We live in really stressful times. Domestically, there is uncertainty about our political future, and overseas can be a dangerous place to travel. In times like these, it’s natural for people to gravitate toward things that are reliable and familiar. People take comfort when they’re surrounded by things that they know they can count on.
In the fourth quarter, 2015 US consumers bought $11.3 trillion worth of gadgets, household goods, attire, and big ticket items like vehicles. For most purchases, for example a toaster oven or alarm clock, the risk of buying the “wrong” thing isn’t a big deal. If you don’t like it or if it’s not reliable, take it back to the store and get a new one or switch it for something else. No harm, no foul.
But if you buy a big ticket item, like a car, and it doesn’t meet your expectations or it doesn't turn out to be as reliable as you’d hoped, there are no do-overs. You’re stuck with it.
So it makes sense to spend some time analyzing what you want out of a car before you buy it. Most of us are pretty happy if our car works. Above all, we want it to be reliable and consistent with no surprises.
Of course there’s the basic maintenance that needs to take place - oil changes, brakes, tires, and regularly scheduled tune-ups - but beyond that, we want to put gas in the car and go. The last thing we want is to be stuck lingering on is the question: is this going to be the time my car won’t start?
Marketing influences our expectations of reliability
When you’re in the market for a car, how do you determine the most reliable vehicles? For years you have been bombarded with marketing catchphrases such as “The Relentless Pursuit of Perfection” or “The Ultimate Driving Machine.” These taglines imply that Lexus and BMW are at the top of the list of reliable cars, right?
That may not be true, but to some degree we’ve been conditioned to believe it.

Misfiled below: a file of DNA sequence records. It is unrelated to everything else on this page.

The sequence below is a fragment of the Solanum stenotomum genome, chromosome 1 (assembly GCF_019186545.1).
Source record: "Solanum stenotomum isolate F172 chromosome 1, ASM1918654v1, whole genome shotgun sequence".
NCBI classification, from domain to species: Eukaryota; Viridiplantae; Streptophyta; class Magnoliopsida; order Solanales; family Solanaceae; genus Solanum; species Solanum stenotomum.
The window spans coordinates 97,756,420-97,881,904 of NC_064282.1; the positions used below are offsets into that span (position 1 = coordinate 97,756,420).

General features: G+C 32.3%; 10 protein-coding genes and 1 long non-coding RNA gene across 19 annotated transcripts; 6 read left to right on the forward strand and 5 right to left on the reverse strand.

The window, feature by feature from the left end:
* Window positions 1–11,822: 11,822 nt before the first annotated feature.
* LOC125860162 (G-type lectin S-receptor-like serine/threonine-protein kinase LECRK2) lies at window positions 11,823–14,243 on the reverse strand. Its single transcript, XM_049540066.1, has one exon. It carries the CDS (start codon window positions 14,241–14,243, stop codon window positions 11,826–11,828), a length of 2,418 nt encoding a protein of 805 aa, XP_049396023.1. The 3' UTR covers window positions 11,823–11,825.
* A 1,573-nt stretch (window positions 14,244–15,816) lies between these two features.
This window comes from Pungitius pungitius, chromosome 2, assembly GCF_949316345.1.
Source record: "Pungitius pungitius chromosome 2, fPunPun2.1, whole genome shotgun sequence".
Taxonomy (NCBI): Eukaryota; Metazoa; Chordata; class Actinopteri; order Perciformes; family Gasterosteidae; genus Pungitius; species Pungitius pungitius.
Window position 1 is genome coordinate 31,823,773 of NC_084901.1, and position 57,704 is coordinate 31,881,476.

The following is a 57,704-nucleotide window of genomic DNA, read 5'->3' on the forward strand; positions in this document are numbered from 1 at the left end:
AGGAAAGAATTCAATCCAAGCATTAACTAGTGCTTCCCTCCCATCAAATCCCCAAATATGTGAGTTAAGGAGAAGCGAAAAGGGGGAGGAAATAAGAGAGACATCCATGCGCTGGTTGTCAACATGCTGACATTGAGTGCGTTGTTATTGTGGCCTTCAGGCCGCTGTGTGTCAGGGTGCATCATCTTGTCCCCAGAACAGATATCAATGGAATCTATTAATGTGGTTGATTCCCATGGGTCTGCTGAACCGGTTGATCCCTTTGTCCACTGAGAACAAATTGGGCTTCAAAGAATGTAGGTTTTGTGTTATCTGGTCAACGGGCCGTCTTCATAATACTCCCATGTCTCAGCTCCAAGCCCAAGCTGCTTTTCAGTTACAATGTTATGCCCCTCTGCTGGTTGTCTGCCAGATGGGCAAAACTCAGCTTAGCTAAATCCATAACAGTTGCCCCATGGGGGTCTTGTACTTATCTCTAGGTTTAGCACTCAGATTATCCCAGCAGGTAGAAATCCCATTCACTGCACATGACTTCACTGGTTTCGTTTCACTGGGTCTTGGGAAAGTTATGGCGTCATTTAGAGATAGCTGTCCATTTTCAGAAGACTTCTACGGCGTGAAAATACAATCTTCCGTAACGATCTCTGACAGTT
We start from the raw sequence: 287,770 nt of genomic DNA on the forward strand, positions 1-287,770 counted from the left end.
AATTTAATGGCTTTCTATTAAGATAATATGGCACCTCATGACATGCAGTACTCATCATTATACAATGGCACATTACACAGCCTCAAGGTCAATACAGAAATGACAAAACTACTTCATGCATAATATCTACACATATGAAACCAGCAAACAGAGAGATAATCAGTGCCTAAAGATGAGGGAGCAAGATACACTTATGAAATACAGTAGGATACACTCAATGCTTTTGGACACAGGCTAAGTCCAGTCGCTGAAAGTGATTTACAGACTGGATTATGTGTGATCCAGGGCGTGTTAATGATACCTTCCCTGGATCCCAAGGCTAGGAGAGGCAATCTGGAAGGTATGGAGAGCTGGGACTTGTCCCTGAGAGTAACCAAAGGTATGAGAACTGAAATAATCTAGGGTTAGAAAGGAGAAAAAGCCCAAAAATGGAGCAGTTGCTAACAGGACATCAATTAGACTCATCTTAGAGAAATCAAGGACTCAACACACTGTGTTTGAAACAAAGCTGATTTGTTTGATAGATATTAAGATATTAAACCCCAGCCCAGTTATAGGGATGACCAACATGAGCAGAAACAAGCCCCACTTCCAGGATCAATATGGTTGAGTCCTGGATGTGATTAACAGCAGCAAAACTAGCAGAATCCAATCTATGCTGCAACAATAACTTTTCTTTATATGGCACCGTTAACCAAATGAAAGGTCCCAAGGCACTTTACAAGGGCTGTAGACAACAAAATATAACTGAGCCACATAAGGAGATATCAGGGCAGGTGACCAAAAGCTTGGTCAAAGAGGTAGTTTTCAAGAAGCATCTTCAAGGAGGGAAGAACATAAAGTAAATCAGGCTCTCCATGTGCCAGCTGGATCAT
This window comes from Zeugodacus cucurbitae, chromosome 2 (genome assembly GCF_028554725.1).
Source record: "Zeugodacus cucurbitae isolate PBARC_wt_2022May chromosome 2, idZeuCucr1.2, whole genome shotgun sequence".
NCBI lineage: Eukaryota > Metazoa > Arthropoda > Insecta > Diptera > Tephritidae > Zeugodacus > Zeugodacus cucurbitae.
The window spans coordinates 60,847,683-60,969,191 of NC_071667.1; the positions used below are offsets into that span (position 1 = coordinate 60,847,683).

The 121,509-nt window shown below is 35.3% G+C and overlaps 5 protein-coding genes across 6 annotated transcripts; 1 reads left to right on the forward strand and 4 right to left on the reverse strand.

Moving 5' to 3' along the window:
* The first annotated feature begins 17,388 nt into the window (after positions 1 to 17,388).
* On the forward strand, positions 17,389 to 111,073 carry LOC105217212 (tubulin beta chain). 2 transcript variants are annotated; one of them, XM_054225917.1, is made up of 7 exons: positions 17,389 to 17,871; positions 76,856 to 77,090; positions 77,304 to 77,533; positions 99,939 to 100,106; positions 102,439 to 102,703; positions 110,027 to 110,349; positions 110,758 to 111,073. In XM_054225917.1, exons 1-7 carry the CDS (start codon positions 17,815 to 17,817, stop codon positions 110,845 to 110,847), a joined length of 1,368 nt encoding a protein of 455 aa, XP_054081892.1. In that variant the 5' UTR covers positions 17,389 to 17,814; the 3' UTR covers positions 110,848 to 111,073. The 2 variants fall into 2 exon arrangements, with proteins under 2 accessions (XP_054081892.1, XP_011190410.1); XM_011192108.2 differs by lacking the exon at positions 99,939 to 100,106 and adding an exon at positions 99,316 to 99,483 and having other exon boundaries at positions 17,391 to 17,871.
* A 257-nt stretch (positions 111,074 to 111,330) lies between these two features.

How to choose a reliable car
For new cars, especially Toyotas and Hondas, if you change the oil every 3,000-5,000 miles, have the car tuned up every 10,000-15,000 miles, and maintain the brakes and tires, there is a good chance your car will last more than 100,000 miles.
But let’s say that you’ve had your car for more than five years. You may begin to ask: "How many additional trips to the dealer do I need to make for rattles, squeaks, or an engine failure that didn’t exist before?" Or "Will the electronic features begin to fail on me?"
If the number of trips to the dealer have increased over the years, maybe your car isn’t as reliable as it once was, and it is starting to become a money sinkhole.
Maybe it’s time to get rid of your car and invest in a new one so you can feel like you’re driving a reliable vehicle again.
What’s the definition of reliable?
What are the criteria of car reliability? Of course, this question is open to interpretation. It depends on how well the owner took care of the car in its early years, and the conditions under which it’s been driven.
Owners of cars that primarily drive around town might define reliable as a car that doesn’t need anything more than normal repairs (oil changes, brake jobs, tires). An unreliable car could be defined as a consistent number of unplanned breakdowns.
Toyota Camry’s and Corolla’s as well as Honda Accord’s and Civic’s are known for their reliability and it’s not unheard of for them to last for 10-15 years with only the occasional out-of-the-ordinary repairs to keep them chugging along.
Best cars ranked by Consumer Reports
Consumer Reports named these cars among the most reliable on the market. They earned the ranking by offering consumers high miles per gallon, a smooth ride, steady handling, a suspension system that handles winding roads and corners well, and a comfortable cabin. If you take care of these cars, they’ll take care of you for years.
- Honda Fit
- Subaru Impreza
- Toyota Camry
- Subaru Forester
- Kia Sorento
- Lexus RX
- Mazda MX-5 Miata
- Chevrolet Impala
- Ford F-150
Consumer Reports named these cars as the most unreliable. They have the following characteristics in common: transmission issues, sluggish steering, bad fuel economy, a bumpy ride, cabin noise, and performance shortcomings.
- Toyota Yaris
- Toyota Scion tC
- Mitsubishi i-MiEV
- Mitsubishi Mirage
- Jeep Wrangler Unlimited
- Chrysler 200
- Land Rover Discovery Sport
- Lexus NX 200t/300h
- Kia Sedona
Vehicles take us near and far. We use them around town and on long road trips. It’s probably safe to say we don’t give cars as much thought as they deserve. But in the end, it’s important to do basic maintenance on your car to help them remain reliable. Choosing a car that is reliable and doing your best to take care of your car today will mean less car trouble and headaches for you in the future.
This article originally appeared on YourMechanic.com as What Does it Mean for a Car to be Reliable? and was authored by Kevin Woo.